June 2021

Supporting Clinicians to Use Technology to Deliver Highly Personalized and Measurement-Based Mental Health Care to Young People: Protocol for an Evaluation Study.

JMIR Res Protoc 2021 Jun 14;10(6):e24697. Epub 2021 Jun 14.

Brain and Mind Centre, University of Sydney, Camperdown, Australia.

Background: Australia's mental health care system has long been fragmented and under-resourced, with services falling well short of demand. In response, the World Economic Forum has recently called for the rapid deployment of smarter, digitally enhanced health services to facilitate effective care coordination and address issues of demand. The University of Sydney's Brain and Mind Centre (BMC) has developed an innovative digital health solution that incorporates 2 components: a highly personalized and measurement-based (data-driven) model of youth mental health care and a health information technology (HIT) registered on the Australian Register of Therapeutic Goods. Importantly, research into implementation of such solutions considers education and training of clinicians to be essential to adoption and optimization of use in standard clinical practice. The BMC's Youth Mental Health and Technology Program has subsequently developed a comprehensive education and training program to accompany implementation of the digital health solution.

Objective: This paper describes the protocol for an evaluation study to assess the effectiveness of the education and training program on the adoption and optimization of use of the digital health solution in service delivery. It also describes the proposed tools to assess the impact of training on knowledge and skills of mental health clinicians.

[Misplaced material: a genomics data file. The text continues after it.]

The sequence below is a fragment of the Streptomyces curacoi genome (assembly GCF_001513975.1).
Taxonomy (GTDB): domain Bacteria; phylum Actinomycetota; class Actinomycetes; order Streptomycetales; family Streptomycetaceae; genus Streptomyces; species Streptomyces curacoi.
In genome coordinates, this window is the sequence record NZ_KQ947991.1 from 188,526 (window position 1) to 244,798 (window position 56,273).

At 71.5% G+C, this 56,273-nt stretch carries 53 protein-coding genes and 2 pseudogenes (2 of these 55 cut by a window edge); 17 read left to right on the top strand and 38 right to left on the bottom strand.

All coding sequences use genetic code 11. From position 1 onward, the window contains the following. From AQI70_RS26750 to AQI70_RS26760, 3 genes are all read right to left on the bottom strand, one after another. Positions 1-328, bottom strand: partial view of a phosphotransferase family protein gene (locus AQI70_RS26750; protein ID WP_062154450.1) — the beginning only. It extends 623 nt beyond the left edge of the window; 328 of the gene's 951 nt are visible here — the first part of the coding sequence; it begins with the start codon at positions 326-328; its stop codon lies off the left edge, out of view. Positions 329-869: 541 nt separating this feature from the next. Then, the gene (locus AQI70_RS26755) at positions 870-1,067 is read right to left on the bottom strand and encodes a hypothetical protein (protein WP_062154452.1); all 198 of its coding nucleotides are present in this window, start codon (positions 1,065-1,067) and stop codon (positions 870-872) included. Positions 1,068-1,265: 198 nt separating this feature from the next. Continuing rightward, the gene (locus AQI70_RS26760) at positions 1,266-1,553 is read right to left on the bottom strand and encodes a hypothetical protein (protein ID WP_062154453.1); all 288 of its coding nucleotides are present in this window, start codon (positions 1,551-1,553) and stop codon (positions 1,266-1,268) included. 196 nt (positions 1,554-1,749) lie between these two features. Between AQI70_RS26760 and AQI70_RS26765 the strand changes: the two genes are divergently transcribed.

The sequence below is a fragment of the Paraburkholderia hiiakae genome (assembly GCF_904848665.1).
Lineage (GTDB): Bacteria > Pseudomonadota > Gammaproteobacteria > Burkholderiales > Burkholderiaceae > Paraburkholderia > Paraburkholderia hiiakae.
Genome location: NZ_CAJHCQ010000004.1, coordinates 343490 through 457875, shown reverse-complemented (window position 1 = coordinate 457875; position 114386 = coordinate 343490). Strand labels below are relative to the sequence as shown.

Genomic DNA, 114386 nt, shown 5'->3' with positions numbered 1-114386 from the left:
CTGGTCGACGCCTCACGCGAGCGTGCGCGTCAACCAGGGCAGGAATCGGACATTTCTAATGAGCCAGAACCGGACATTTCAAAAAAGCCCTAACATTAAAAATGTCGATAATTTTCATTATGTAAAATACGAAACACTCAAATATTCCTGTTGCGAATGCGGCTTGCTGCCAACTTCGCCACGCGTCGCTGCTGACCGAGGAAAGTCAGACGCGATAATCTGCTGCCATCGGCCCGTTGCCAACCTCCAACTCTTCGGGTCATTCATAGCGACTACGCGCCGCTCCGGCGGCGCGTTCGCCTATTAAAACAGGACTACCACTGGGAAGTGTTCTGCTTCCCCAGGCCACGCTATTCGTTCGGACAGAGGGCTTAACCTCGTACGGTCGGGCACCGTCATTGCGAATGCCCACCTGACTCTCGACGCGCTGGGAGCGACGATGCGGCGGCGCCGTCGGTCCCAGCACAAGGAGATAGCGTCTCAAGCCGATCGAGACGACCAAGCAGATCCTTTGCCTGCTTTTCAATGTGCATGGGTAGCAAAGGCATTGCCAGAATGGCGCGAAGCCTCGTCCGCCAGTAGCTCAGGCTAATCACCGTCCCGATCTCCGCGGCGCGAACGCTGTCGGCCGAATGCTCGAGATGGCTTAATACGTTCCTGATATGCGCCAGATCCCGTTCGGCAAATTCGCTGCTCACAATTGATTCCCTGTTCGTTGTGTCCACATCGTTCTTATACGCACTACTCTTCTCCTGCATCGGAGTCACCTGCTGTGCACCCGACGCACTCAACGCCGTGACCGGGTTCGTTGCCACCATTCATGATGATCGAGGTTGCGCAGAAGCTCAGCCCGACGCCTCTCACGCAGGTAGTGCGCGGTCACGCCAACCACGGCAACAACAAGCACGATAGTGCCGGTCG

Methods: The evaluation study will use the Kirkpatrick Evaluation Model as a framework with 4 levels of analysis: Reaction (to education and training), Learning (knowledge acquired), Behavior (practice change), and Results (client outcomes). Quantitative and qualitative data will be collected using a variety of tools, including evaluation forms, pre- and postknowledge questionnaires, skill development and behavior change scales, as well as a real-time clinical practice audit.

Results: This project is funded by philanthropic funding from Future Generation Global. Ethics approval has been granted via Sydney Local Health District's Human Research Ethics Committee. At the time of this publication, clinicians and their services were being recruited to this study. The first results are expected to be submitted for publication in 2021.

Conclusions: The education and training program teaches clinicians the necessary knowledge and skills to assess, monitor, and manage complex needs; mood and psychotic syndromes; and trajectories of youth mental ill-health using a HIT that facilitates a highly personalized and measurement-based model of care. The digital health solution may therefore guide clinicians to help young people recover low functioning associated with subthreshold diagnostic presentations and prevent progression to more serious mental ill-health.